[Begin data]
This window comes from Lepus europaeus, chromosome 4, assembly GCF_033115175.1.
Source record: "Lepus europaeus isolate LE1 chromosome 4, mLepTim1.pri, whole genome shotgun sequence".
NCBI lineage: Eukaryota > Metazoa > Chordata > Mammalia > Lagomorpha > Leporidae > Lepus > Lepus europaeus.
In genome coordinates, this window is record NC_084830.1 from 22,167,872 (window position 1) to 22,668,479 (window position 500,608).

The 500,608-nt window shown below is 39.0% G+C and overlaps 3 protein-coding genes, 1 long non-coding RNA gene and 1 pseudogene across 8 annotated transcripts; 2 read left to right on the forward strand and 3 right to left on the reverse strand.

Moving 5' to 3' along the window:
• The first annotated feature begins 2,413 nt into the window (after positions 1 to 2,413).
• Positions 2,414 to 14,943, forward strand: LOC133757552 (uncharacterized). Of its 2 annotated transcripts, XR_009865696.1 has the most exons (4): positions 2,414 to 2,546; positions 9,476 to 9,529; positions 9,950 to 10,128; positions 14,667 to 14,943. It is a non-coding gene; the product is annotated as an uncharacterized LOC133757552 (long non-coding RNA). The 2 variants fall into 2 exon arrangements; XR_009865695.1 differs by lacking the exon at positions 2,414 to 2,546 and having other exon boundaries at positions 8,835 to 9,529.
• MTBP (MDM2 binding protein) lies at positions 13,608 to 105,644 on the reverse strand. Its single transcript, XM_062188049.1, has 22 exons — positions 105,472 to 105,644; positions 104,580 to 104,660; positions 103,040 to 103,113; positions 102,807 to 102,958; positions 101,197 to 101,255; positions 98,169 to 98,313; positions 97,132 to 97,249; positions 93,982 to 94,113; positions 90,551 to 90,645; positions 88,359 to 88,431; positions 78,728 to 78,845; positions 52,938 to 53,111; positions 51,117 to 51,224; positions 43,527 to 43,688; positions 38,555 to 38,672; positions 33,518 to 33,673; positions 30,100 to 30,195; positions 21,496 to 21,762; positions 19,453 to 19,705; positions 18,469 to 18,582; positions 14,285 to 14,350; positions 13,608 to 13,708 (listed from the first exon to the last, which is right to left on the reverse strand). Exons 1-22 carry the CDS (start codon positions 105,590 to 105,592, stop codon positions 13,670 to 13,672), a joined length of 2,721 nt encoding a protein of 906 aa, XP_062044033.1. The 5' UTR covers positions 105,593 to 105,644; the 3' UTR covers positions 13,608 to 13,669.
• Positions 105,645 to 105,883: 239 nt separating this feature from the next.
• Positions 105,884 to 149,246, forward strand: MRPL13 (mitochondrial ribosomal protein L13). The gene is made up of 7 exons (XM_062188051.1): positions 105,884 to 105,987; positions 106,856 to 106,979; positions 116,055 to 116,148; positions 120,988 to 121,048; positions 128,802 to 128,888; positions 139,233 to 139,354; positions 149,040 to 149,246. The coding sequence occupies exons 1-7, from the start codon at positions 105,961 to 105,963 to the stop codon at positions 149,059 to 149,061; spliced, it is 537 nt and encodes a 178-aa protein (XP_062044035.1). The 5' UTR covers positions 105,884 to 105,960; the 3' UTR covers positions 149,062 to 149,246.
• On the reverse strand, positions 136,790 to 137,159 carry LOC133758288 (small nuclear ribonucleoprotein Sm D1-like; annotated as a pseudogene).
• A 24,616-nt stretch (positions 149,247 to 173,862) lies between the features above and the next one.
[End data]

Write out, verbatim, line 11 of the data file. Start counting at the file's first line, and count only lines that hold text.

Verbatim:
• Positions 105,884 to 149,246, forward strand: MRPL13 (mitochondrial ribosomal protein L13). The gene is made up of 7 exons (XM_062188051.1): positions 105,884 to 105,987; positions 106,856 to 106,979; positions 116,055 to 116,148; positions 120,988 to 121,048; positions 128,802 to 128,888; positions 139,233 to 139,354; positions 149,040 to 149,246. The coding sequence occupies exons 1-7, from the start codon at positions 105,961 to 105,963 to the stop codon at positions 149,059 to 149,061; spliced, it is 537 nt and encodes a 178-aa protein (XP_062044035.1). The 5' UTR covers positions 105,884 to 105,960; the 3' UTR covers positions 149,062 to 149,246.